The twelfth of never or now?

April 10, 2007 by barbara

by barbara

"Americans must leave Iraq now, not an hour later!"

Yesterday, John McCain told us that the Iraq war is winnable. "Unfortunately, the American people are not being told of the progress that's being made."

Yesterday, Sami Rasouli (pictured) told us that Americans must leave Iraq now, "not an hour later!" because America has F-A-I-L-E-D. Stay-the-course and surge (I call it scourge) means continuing to fail. What is the shelf-life of failure, I wonder. Perhaps Lyndon Johnson could have told us. Who to believe, hmmm? Read the rest.

Sami Rasouli was born in Najaf, Iraq'"the city where New York Times photos show thousands of Iraqis demonstrating yesterday against the presence of the U.S. in their country. Sami came to the United States three decades ago. He became a U.S. citizen. He lived in Minnesota for 17 years, and while he was here, he bought "Sinbad's," a Minneapolis restaurant on Nicollet Avenue that became an area favorite.

Last night, speaking to a small group gathered in a large, suburban Catholic church, Sami said that on September 12, 2001, a couple of Minneapolis residents hurried to his restaurant because they feared for his safety in a world suddenly gone berserk. They offered him safe haven in their homes. They also offered sanctuary to other Minnesota Iraqis. Sami was deeply moved by their offer. Like the rest of us, he had not yet grasped the far-reaching, convoluted consequences of 9/11, culminating in America's military strike on Iraq in March 2003--assuming that was the culmination.

Sami painted a graphic word picture of today's Iraq, a place where you wake up each morning, knowing it could be the day you'll die. If an explosion or gunfire doesn't bring you down, then parasites or rampant disease like hepatitis or typhus might. The six-story hospital that used to provide quality healthcare is now a clinic that dispenses pain pills.

You listen to the news to learn who died the day before. There are a million widows in Iraq now, he said. The middle class has disappeared. The country is essentially lawless and unstable in the extreme. Iraq's infrastructure has been totally destroyed in the wake of the invasion and occupation by an immense military force from half a world away.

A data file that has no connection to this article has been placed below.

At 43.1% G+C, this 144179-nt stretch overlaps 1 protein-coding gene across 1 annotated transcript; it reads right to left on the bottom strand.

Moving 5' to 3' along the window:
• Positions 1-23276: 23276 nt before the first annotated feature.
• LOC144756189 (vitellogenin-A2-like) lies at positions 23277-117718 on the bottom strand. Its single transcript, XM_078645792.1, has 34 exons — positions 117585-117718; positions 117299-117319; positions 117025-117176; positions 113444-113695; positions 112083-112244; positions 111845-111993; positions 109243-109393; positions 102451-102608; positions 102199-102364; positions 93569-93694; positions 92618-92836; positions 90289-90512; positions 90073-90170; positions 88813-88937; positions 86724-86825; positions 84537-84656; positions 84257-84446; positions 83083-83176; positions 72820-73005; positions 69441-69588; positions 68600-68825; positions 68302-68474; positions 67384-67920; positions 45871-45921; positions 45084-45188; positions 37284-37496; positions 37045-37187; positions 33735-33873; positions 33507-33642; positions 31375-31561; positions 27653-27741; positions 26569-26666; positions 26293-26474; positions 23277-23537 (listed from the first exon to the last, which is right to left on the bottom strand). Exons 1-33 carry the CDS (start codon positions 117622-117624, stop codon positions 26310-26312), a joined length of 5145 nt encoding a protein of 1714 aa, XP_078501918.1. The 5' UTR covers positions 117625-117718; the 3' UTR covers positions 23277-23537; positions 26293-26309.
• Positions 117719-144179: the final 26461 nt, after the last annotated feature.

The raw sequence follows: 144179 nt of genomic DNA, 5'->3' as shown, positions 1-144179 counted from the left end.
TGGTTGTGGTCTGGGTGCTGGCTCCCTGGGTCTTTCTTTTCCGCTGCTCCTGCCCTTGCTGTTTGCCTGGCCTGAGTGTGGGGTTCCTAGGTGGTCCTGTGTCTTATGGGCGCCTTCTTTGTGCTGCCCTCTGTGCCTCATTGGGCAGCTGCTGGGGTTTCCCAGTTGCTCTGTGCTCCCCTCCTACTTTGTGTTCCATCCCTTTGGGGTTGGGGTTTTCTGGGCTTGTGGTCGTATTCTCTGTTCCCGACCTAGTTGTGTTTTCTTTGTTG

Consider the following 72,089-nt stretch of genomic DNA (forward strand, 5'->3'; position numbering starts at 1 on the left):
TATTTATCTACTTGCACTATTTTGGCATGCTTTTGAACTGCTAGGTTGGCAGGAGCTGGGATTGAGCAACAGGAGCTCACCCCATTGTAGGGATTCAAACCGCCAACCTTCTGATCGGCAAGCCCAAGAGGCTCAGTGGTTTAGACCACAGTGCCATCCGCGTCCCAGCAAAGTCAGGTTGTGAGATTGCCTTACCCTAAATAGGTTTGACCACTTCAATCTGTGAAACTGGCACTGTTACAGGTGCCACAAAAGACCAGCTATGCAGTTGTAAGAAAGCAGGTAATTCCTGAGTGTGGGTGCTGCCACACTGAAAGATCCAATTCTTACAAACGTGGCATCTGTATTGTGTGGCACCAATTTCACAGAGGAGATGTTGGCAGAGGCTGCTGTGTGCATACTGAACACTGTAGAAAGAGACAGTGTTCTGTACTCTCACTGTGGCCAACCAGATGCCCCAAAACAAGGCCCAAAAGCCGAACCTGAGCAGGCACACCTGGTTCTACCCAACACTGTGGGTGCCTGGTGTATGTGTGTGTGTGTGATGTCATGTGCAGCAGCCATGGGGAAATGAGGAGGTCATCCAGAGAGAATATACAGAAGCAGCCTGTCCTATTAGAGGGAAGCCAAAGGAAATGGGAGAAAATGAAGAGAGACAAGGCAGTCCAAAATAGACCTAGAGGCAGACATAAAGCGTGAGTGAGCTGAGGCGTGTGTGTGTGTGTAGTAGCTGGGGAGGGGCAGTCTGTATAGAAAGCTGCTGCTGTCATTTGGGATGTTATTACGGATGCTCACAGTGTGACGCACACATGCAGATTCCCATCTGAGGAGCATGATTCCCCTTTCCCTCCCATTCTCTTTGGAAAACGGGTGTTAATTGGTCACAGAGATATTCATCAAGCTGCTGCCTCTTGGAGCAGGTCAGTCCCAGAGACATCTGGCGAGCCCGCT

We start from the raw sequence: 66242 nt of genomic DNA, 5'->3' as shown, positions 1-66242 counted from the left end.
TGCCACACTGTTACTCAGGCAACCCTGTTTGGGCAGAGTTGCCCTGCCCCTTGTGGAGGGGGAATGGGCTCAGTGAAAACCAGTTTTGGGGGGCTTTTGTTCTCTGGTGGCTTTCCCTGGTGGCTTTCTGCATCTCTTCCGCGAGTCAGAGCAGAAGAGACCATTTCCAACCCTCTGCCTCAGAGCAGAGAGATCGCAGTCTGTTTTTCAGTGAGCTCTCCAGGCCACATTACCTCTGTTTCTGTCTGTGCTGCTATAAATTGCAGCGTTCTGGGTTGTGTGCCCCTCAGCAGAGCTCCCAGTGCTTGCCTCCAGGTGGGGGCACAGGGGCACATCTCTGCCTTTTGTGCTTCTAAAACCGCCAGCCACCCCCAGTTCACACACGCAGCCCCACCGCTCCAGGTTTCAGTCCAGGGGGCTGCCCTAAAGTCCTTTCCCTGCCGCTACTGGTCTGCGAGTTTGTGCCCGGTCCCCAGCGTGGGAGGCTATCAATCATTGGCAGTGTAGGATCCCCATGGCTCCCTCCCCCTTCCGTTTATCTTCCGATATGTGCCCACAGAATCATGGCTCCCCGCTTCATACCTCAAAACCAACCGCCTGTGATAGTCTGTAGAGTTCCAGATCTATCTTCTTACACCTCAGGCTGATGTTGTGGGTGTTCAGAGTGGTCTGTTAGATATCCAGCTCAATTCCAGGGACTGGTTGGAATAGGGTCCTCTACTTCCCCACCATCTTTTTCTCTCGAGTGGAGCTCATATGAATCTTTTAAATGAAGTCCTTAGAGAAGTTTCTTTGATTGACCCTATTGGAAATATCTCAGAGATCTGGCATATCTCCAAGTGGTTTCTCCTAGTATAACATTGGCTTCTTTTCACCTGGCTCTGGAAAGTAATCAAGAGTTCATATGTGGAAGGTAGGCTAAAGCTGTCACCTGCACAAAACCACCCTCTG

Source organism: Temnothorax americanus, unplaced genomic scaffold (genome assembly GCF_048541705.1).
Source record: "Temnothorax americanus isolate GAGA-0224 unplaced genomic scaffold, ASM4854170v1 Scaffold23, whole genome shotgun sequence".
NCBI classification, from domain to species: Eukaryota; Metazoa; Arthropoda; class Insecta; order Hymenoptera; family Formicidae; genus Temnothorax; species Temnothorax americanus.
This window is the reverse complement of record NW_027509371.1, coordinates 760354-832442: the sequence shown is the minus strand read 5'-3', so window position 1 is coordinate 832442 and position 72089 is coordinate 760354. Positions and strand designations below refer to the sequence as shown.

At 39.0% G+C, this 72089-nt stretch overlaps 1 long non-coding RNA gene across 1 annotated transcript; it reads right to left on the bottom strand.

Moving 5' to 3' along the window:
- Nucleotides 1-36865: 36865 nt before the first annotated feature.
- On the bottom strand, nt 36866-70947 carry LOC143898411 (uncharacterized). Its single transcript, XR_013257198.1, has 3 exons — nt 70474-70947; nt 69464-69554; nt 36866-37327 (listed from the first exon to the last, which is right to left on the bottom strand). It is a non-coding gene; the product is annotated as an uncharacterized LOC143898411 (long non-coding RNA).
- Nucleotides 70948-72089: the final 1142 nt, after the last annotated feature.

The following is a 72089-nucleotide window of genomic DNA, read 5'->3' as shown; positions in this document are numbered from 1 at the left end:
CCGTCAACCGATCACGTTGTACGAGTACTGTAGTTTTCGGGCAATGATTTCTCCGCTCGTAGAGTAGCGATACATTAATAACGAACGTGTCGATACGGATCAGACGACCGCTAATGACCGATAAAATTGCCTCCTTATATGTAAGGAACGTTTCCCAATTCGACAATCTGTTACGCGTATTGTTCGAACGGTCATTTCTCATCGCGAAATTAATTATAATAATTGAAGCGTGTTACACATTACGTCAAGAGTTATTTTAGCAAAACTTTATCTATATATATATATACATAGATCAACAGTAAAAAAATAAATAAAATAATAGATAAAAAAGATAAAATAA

When his mother died in 2003, Sami went home for her funeral and discovered the depth and breadth of the suffering of his family and Iraqis in general as a direct result of the American war on Iraq. The following year, he sold "Sinbad's" and returned to Iraq to live, to see what he could do. There was a lot of press here about his departure. He was, after all, our local non-military connection to that war-ravaged nation. Human interest, for a day or so, anyway.

Theoretically, Sami could have quietly disappeared into the hell that is Iraq. You've only to listen to him for a short time to understand that was never an option. He organized the Muslim Peacekeepers Team (MPT) that, in tandem with the Christian Peacekeepers Team (CPT), has been trying to bring some semblance of order to massive disorder and sow seeds of recovery and hope. No small task in a place where hope is increasingly rare.

Sami returns to the U.S. once a year and has become a much-sought-after speaker. He is articulate and, though he is generally controlled, it's obvious he is passionate about bringing an end to the wholesale destruction in Iraq. Even so, he chooses his words carefully. Occasionally, he gestures with his hands, though never expansively. I found myself wanting him to leap onto a table and shout, "What America has done, is doing, is wrong, wrong, wrong!" Maybe that would have helped blunt our collective and individual guilt. But he stayed the course of gentleness, even as he spoke of atrocities.

So who(m) to believe? Sami or John? Sami or George? Sami or Dick? For two hours, we listened and asked questions of Sami Rasouli. Here are some of his remarks.

' Salaam, shalom, peace.

' The capitol (Baghdad) has not yet been secured; therefore nothing is secure.

' Yes, the U.S. is training Iraqi police, but does not trust them with weapons. Therefore, the trainees must secure them via the black market.

' Many bombings, killings are not reported by the media. For example, parents were bringing their newborn home from the hospital and, at the American checkpoint, Americans opened fire for reasons unclear, killing the baby and seriously wounding the parents and others.

' No one knows for sure who is perpetrating the attacks, particularly the bombing of Samara, which was a pivotal moment in escalating the violence. Perpetrators masquerade as Iraqi security forces, as Americans or contractors in their signature black SUVs. Who are they, really? Maybe the Americans know, since they control everything '" the sea, the sky, the land.